A Reader Has Legal Advice On How To Declare An Emergency
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Re: James Kirkpatrick's article Negotiate From Strength, President Trump! Some Ways To Change The Equation On Border Showdown

From: Fabrizio Evola [Email him]

As the political dispute regarding the Shutdown continues, President Trump and his team of advisors have indicated that they may declare a national emergency and utilize the provisions of the National Emergencies Act (NEA) to get the Wall built. While I believe that President Trump would ultimately prevail in the Courts under this strategy, a better course of action would be to declare a national emergency under Public Law 85-804, codified at 50 U.S.C. Section 1431-1435. This law is far more expansive, and likely more resistant to an inevitable Court challenge by the Left. It is specifically exempted from the NEA. See 50 U.S.C. Section 1651(a)(4).

Under this law, "[t]he President may authorize any department or agency of the Government which exercises functions in connection with the national defense . . . to enter into contracts or into amendments or modifications of contracts heretofore or hereafter made and to make advance payments thereon, without regard to other provisions of the law relating to the making, performance, amendment, or modification of contracts, whenever he deems that such action would facilitate the national defense." See 50 U.S.C. Section 1431. The President, however, may not "obligate the United States in any amount in excess of $25,000,000 unless the Committees on Armed Services of the Senate and House of Representatives have been notified in writing of such proposed obligation and 60 days of continuous session of Congress have expired following the date on which such notice was transmitted to such Committees." See 50 U.S.C. Section 1431.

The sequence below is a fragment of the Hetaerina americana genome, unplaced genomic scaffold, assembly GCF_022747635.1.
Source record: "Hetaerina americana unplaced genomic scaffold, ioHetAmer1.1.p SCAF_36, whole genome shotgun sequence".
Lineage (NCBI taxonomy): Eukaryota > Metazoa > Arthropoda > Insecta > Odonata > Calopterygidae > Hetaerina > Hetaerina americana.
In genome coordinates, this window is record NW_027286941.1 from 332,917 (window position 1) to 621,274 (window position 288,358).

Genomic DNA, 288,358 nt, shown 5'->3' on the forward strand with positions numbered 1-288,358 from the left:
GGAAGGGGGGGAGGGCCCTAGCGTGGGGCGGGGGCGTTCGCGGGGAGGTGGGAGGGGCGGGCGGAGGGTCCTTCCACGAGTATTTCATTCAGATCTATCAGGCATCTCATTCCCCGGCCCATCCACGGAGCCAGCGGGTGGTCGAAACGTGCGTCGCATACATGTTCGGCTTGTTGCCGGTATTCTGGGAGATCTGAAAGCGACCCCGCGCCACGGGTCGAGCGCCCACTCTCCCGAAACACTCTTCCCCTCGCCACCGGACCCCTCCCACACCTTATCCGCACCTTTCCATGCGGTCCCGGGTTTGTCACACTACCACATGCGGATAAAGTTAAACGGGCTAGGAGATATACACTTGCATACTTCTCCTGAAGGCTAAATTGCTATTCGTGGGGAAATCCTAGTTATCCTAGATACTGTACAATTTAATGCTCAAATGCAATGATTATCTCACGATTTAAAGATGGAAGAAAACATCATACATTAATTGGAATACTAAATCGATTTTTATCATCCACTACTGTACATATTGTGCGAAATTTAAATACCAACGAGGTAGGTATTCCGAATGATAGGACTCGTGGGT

Essentially, the President just has to declare that a national emergency exists under this law, connect it to the "national defense," notify the proper Congressional Committees, and then he will be permitted to enter into agreements with private contractors to get the Wall built. Unlike the NEA, the President will not have to shuffle money around from different departments. He will have the authority to make new agreements, and then bind the Federal Government to spend whatever money he deems appropriate. 

The restrictions on the President's authority are fairly limited. The law "shall be effective only during a national emergency declared by Congress or the President and for six months after the termination thereof or until such earlier time as Congress, by concurrent resolution, may designate." 50 U.S.C. Section 1435. A concurrent resolution has to pass both houses of Congress, and the GOP can prevent that from happening since they currently control the Senate. Under the plain reading of the statute, this national emergency could last to the end of Trump's first term, or even his second if he is re-elected. That should be more than enough time to get the Wall built and pay the necessary contractors. 

The Left will almost certainly mount a Court challenge, but it will most likely fail. This law was first passed in 1958 during the Cold War, and it was designed to give the President immense authority in matters regarding national defense. Courts have traditionally been very deferential to the President when it comes to matters of national security, particularly when there has been Congressional authorization. President Obama actually used this law in 2014 to provide civil protection to contractors who were working with the United States Agency for International Development (USAID) to stop the spread of Ebola in Africa. President Obama wrote that this amounted to a national emergency and that it "would facilitate the national defense." 

It is hard to imagine that a Court would determine that preventing the flow of drugs and illegal aliens is not facilitating the national defense, when a humanitarian mission in Africa would be advancing it. This is a fight that President Trump should win, but he needs to act quickly to fulfill his campaign promise.

See earlier letters from the same reader.


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